Sunday, 25 July 2010

Spirit of John Morgan (3.5*)

Spirit of John Morgan

Yorkshiremen aren't widely perceived as the most light-hearted occupants of the British Isles, but underneath that characteristic dour exterior there has to be a sense of humour somewhere.

There's not a whole lot of information about the Spirit of John Morgan out there, so there's no way of knowing whether we're talking genuine Tykes, but there's no question about the sense of humour that takes the album's showpiece, the ten-minute Yorkshire Blues and places it in the same territory as the Bonzo's Can Blue Men Sing The Whites and the Liverpool Scene's I've Got Those Fleetwood Mac Chicken Shack John Mayall Can't Fail Blues. There's also a driving piece titled Orpheus and None for Ye.

This is another album I first encountered through my mate Eric, and for some reason Yorkshire Blues held down a slot in Hughesy’s memory banks long after the rest of the album faded into dimly remembered obscurity. A sighting on a blog site prompted a download, and the subsequent listening had me searching the album out on iTunes, where it set me back $10.49 for a solid slab of late-sixties keyboard driven rock with jazzy R&B flourishes, hardly surprising given reports that keyboardist John Morgan was a Graham Bond aficionado.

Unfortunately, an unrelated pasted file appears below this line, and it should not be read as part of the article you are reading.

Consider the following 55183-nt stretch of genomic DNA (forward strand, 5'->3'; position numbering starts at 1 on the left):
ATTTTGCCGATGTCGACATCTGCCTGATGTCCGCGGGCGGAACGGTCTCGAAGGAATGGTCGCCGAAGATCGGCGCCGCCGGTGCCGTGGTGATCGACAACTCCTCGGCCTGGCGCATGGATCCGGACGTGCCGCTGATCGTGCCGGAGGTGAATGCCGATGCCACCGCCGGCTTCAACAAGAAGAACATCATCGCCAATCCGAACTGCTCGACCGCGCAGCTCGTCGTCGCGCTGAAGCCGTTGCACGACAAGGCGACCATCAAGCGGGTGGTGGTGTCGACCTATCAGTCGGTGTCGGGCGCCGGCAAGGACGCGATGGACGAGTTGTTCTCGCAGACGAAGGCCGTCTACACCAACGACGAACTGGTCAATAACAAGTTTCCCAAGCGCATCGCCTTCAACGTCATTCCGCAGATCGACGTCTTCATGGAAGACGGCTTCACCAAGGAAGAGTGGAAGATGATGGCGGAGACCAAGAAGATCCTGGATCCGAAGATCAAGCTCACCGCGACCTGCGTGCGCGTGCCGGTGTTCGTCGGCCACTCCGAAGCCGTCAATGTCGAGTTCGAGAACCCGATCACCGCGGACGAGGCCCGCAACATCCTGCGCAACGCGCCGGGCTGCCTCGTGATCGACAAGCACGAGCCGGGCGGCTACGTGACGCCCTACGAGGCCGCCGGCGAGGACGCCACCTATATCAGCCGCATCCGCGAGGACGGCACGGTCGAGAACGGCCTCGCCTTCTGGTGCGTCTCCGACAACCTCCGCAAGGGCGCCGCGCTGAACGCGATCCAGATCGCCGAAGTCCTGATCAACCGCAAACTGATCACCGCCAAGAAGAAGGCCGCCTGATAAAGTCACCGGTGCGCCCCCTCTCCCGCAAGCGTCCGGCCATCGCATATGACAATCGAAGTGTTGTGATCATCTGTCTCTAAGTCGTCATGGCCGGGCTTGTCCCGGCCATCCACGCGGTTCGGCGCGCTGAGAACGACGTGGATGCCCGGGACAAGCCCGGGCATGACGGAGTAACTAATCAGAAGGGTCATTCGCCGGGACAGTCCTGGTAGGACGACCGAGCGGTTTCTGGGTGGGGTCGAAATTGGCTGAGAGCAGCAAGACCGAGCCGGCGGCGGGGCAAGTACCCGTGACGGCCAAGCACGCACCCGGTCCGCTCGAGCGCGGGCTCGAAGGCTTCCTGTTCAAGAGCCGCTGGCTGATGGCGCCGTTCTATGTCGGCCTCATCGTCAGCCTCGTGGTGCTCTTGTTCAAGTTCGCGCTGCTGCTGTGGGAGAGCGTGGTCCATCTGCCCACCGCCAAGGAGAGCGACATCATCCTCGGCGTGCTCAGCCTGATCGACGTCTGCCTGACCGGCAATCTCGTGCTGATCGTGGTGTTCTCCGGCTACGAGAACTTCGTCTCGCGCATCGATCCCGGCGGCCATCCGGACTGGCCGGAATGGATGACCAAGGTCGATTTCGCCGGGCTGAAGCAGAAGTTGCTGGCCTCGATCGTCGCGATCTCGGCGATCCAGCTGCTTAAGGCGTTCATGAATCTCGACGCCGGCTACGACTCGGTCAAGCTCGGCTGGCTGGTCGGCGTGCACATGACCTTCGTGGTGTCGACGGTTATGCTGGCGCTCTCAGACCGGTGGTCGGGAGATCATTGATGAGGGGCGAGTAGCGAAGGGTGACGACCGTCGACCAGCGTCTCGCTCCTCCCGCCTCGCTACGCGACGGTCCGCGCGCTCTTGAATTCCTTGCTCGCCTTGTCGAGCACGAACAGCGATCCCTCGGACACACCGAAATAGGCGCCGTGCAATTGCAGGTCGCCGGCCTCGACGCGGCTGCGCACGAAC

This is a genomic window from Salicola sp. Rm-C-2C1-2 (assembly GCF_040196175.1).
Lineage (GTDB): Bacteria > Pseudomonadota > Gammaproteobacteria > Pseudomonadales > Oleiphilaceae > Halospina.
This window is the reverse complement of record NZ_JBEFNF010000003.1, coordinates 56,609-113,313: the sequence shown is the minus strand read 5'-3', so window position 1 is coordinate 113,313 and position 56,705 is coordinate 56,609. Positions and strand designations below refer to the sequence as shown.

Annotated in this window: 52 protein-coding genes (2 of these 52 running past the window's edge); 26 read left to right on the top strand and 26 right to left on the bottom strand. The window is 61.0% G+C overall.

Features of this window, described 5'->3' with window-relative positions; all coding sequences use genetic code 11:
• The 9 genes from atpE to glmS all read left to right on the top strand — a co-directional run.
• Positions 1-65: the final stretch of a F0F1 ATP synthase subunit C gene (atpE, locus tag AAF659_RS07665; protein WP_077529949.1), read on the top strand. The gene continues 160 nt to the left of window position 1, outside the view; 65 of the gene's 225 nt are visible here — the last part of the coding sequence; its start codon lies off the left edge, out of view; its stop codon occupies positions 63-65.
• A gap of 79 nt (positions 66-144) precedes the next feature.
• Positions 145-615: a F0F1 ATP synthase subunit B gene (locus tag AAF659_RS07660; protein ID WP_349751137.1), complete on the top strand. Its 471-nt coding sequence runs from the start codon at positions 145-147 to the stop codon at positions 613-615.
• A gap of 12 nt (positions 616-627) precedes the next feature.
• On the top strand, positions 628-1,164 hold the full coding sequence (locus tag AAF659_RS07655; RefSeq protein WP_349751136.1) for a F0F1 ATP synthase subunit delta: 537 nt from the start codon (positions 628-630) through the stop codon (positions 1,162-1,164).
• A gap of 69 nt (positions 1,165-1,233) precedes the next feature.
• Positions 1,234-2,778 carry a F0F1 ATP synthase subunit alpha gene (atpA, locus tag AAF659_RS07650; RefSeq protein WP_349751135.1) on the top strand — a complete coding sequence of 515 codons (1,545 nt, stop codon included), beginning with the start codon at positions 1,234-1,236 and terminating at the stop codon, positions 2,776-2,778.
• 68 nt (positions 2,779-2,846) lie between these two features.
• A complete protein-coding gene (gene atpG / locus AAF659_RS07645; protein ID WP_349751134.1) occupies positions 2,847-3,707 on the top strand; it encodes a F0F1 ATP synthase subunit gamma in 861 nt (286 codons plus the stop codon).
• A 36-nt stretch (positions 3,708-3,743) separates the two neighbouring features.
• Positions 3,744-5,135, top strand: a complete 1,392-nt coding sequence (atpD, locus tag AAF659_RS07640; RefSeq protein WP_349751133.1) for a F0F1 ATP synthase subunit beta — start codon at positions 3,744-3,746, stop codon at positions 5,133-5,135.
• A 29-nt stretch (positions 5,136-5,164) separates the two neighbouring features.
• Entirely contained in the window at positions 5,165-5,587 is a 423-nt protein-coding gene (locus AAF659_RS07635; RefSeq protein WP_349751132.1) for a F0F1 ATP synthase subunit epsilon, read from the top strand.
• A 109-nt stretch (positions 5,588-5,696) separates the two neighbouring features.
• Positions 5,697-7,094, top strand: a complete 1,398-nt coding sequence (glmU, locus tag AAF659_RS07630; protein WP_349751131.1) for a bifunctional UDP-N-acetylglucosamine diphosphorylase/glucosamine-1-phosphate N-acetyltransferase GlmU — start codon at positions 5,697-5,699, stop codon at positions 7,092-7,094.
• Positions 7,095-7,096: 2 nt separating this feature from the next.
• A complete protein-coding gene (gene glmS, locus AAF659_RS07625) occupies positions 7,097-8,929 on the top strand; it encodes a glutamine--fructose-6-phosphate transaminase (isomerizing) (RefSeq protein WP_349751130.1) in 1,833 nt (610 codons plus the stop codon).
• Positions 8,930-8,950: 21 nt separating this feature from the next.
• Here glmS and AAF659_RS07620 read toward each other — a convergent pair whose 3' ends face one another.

The album opens with Phantom of the Opera organ that leading into Bond's I Want You, which churns along nicely and is followed by a take on Meade "Lux" Lewis' Honky Tonk Train Blues which wouldn't be out of place on a New Orleans piano compilation. She's Gone is back into the driving keys-based jazzy R&B, as is the aforementioned Orpheus And None For Ye. The Yodel has the organ up front, while we're back with piano boogie for Albert Ammons' Shout for Joy and Ride On choogles along in a perfectly acceptable mid-tempo.

But it's the albums magnum opus, the ten minute Yorkshire Blues that prompted the reinvestigation, and while I guess there are those who'll find it a little too black face for their liking I can't help thinking it sits comfortably alongside the aforementioned takes on the white English boy with de blooze phenomenon.

And it provided the excuse to dig around for what's, in the end, a rather good little album. I'm glad I made the effort.